California Governor Vetoes Amsterdam-Style Cannabis Cafes

California Governor Vetoes Amsterdam-Style Cannabis Cafes

A customer buys marijuana in a coffee shop in the city centre of Amsterdam, Netherlands on Jan. 8, 2021. (Evert Elzinga/ANP/AFP via Getty Images)

Rudy Blalock

Rudy Blalock

10/11/2023

Updated: 12/30/2023

A California bill that would have allowed licensed cannabis retailers to sell food and drinks and host live events, in an effort to boost the legal cannabis market, was vetoed by Gov. Gavin Newsom Oct. 8.
“I appreciate the author’s intent to provide cannabis retailers with increased business opportunities and an avenue to attract new customers. However, I am concerned this bill could undermine California’s long-standing smoke-free workplace protections,” Mr. Newsom said in a statement.
Authored by Assemblyman Matt Haney (D-San Francisco), Assembly Bill 374 would have allowed local governments to license so-called cannabis cafes where food and beverages would be sold and consumed alongside marijuana, instead of being sold over the counter like a pharmacy.
The bill passed the Assembly in September on a 66–9 vote and the Senate the same month on a 34–3 vote.
In a statement following the governor’s decision, Mr. Haney contended that smoking cannabis is already allowed in licensed dispensaries, so the bill wouldn’t have affected the state’s smoke-free workplace laws.
Voters legalized smoking cannabis in such locations in 2016 with the passing of Prop 64.
“The voters of California have already decided to legalize the smoking of cannabis in public dispensaries. AB 374 just allows businesses where smoking is already happening to sell coffee and food and hold live shows,” Mr. Haney said in a social media post Oct. 9.
Mr. Haney further contended that the bill was “an attempt to level the playing field,” against the illegal black market.
Legal cannabis sales face a highly regulated and taxed industry, while illegal sales surpassed $8 billion in 2020, he said, double the legal sales the same year.
“If we keep allowing unnecessary regulations to strangle California’s legal cannabis businesses, we’re just encouraging illegal drug sales and all of the problems that come with that,” he said.
Smoking inside buildings is generally not allowed in California. But according to California code, marijuana stores are permitted to have smoking rooms, restricted to those 21 or older and must be out of sight from public view.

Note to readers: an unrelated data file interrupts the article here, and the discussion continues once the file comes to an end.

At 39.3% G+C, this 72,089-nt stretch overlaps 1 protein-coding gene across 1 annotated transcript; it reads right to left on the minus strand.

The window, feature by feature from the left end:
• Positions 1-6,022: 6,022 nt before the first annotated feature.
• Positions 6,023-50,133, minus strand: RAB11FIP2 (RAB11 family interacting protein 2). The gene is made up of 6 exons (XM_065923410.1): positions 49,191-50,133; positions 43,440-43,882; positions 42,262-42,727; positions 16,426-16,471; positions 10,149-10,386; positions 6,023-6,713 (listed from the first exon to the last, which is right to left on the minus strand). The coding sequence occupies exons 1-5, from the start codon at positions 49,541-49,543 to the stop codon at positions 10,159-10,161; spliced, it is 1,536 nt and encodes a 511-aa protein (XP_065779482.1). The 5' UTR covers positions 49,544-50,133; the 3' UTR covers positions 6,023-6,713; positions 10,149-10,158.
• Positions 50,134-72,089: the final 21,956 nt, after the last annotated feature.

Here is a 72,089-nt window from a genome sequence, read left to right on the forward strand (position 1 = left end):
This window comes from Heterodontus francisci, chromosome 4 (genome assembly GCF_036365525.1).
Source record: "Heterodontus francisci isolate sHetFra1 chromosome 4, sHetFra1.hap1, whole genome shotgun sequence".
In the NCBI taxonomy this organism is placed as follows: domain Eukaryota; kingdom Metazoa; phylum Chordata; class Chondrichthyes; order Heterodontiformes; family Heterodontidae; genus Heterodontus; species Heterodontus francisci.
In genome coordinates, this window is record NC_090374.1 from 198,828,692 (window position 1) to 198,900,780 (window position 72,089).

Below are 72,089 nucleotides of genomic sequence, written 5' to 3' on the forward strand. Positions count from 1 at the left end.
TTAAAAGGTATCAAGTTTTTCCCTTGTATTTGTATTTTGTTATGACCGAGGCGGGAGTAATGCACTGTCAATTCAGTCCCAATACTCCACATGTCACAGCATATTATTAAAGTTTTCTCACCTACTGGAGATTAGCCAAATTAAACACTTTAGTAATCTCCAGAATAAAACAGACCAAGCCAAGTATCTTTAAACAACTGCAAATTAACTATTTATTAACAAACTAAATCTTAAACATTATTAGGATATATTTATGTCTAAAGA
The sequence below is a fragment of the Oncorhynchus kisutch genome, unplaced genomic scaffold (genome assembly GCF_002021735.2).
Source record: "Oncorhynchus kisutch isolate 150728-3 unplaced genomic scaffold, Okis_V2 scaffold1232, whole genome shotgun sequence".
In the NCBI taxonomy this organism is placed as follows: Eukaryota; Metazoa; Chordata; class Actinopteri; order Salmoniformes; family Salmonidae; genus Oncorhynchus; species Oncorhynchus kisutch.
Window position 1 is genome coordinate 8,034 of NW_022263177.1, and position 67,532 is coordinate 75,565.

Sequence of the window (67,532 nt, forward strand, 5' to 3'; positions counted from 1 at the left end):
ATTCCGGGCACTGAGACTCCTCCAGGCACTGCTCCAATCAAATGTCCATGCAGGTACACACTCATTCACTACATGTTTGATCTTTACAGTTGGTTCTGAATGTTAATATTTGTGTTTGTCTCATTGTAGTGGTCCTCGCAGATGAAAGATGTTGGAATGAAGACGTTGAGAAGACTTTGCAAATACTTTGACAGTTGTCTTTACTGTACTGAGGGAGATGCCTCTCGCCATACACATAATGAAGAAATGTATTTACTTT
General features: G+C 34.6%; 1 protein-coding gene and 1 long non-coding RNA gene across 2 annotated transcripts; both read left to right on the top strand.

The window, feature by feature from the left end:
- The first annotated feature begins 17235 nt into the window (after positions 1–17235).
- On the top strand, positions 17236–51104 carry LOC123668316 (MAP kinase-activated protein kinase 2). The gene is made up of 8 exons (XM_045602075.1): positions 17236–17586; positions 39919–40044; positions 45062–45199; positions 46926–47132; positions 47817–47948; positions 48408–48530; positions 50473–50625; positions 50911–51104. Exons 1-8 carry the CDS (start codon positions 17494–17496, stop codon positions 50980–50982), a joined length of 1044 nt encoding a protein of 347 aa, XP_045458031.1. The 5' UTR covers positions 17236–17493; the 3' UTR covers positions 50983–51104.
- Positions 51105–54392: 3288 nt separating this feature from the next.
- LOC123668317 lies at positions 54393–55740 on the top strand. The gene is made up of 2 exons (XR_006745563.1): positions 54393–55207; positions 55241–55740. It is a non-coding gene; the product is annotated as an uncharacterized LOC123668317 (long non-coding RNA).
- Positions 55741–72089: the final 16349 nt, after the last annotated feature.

According to the bill’s text, cannabis stores would have also been allowed to have live music—or other ticketed entertainment performances—alongside food, beverages, and the consumption of marijuana or marijuana-infused products.
“This bill could essentially turn a cannabis establishment into a restaurant and potentially force workers to accept exposure to toxic chemicals in order to keep their jobs. Workers should not have to choose between their health and a good job,” those opposed to the bill, including national organizations such as the American Cancer Society and the American Heart Association, said in a September Assembly analysis of the bill.
The bill will likely return to the California Legislature next year, as Mr. Newsom encouraged lawmakers to address his concerns in subsequent legislation, which Mr. Haney said he intends to do.
“I appreciate and respect the Governor’s concerns about worker’s health. And I’m looking forward to working closely with his office and with labor leaders to make sure we get this right when I introduce the bill again next year,” Mr. Haney said in the same post.
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Rudy Blalock

Rudy Blalock

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Rudy Blalock is a Southern California-based daily news reporter for The Epoch Times. Originally from Michigan, he moved to California in 2017, and the sunshine and ocean have kept him here since. In his free time, he may be found underwater scuba diving, on top of a mountain hiking or snowboarding—or at home meditating, which helps fuel his active lifestyle.

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